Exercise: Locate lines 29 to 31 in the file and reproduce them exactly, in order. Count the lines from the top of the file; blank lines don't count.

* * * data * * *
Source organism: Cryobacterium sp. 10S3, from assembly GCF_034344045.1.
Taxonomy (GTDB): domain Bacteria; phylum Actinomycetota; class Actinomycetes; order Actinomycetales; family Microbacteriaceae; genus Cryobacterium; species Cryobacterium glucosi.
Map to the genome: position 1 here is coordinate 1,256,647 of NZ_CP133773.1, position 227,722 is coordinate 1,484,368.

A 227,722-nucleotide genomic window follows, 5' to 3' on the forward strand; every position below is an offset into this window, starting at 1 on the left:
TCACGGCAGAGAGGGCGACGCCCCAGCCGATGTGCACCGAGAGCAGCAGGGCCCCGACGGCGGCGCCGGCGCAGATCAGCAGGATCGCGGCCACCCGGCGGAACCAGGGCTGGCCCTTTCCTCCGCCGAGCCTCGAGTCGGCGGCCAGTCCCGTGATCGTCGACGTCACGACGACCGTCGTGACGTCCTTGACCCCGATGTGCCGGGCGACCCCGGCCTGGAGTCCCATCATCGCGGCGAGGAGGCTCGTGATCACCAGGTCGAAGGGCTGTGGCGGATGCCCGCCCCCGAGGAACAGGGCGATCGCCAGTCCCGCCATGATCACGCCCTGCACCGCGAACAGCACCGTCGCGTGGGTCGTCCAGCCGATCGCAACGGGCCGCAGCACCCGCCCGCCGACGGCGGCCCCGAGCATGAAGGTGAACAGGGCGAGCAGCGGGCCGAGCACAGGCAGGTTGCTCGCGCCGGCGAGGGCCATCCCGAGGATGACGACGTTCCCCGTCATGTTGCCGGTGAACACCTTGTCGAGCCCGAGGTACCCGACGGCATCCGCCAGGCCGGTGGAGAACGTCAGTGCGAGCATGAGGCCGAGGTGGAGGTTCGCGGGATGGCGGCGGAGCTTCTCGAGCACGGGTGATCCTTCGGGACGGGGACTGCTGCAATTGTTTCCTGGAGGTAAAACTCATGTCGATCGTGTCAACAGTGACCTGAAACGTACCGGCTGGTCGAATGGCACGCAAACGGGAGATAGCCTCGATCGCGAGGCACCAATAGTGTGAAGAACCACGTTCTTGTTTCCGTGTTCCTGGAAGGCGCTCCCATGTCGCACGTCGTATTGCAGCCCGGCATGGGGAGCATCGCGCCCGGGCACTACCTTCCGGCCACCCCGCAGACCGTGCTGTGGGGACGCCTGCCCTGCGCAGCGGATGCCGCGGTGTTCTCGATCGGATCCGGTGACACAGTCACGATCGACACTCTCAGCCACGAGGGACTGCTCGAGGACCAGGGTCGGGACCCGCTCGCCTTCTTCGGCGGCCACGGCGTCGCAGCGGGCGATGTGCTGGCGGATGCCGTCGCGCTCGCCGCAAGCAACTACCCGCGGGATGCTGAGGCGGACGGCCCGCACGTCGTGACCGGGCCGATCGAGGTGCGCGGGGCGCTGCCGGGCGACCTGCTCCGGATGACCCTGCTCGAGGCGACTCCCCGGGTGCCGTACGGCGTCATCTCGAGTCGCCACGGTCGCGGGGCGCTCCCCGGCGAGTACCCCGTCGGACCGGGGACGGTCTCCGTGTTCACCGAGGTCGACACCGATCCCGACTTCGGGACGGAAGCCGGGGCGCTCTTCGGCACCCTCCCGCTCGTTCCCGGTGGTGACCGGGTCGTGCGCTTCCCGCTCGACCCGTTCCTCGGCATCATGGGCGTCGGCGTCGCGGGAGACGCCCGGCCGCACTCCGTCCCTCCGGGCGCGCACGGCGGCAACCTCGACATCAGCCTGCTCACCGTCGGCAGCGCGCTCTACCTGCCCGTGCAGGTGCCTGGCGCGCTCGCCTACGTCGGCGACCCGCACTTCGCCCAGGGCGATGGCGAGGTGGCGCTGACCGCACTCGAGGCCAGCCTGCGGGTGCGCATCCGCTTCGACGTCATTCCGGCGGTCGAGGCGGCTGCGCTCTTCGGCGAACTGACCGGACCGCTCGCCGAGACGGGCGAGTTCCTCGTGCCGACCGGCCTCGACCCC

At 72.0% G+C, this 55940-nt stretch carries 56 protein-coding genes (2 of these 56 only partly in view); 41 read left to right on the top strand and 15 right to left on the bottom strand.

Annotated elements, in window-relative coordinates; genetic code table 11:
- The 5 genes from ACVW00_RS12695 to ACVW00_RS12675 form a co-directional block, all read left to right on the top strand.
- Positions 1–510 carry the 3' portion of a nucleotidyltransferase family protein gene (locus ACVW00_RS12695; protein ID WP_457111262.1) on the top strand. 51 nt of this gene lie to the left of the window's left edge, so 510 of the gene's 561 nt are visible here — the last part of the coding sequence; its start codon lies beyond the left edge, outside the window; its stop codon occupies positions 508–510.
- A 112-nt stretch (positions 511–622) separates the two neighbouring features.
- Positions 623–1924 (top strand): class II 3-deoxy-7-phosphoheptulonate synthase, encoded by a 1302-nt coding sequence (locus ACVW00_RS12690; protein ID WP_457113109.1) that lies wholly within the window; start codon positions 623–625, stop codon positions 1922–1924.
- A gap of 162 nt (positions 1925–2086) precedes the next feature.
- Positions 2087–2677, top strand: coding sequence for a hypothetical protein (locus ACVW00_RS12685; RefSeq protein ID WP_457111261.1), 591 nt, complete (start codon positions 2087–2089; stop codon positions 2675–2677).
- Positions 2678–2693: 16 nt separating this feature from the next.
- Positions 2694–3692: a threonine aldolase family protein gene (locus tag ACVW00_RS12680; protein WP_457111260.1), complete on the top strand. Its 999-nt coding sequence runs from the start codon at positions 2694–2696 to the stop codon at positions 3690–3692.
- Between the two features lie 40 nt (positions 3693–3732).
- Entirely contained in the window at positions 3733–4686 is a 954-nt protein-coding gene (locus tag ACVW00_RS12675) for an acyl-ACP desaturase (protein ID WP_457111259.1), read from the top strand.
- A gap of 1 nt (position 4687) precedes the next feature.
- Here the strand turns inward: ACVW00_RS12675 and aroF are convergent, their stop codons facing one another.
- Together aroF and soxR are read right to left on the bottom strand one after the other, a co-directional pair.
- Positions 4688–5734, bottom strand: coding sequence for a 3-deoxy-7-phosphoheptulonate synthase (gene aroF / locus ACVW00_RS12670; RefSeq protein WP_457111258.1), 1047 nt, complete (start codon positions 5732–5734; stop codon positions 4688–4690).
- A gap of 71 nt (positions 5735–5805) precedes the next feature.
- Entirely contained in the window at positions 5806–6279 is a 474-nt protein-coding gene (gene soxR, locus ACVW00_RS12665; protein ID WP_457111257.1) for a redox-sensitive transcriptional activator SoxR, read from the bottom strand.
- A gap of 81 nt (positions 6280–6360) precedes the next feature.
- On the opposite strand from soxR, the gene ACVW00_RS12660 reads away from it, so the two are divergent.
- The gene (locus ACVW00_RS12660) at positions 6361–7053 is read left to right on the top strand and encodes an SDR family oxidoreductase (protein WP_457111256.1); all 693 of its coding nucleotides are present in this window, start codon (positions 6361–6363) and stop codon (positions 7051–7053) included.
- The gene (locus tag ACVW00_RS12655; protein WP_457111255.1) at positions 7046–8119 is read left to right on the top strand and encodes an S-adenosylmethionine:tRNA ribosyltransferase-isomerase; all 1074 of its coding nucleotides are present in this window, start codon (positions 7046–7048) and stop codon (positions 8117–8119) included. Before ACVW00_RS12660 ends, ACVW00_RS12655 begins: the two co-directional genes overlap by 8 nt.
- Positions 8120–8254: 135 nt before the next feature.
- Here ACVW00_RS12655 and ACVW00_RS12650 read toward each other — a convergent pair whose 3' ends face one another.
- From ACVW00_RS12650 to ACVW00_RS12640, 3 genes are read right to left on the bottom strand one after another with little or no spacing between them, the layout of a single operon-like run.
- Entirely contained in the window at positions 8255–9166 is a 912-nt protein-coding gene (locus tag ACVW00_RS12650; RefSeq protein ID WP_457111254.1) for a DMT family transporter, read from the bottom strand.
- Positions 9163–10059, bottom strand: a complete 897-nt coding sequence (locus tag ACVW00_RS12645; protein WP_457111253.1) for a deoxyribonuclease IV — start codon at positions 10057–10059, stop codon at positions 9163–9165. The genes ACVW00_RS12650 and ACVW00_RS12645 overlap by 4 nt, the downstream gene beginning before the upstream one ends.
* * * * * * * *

- Here ACVW00_RS12655 and ACVW00_RS12650 read toward each other — a convergent pair whose 3' ends face one another.
- From ACVW00_RS12650 to ACVW00_RS12640, 3 genes are read right to left on the bottom strand one after another with little or no spacing between them, the layout of a single operon-like run.
- Entirely contained in the window at positions 8255–9166 is a 912-nt protein-coding gene (locus tag ACVW00_RS12650; RefSeq protein ID WP_457111254.1) for a DMT family transporter, read from the bottom strand.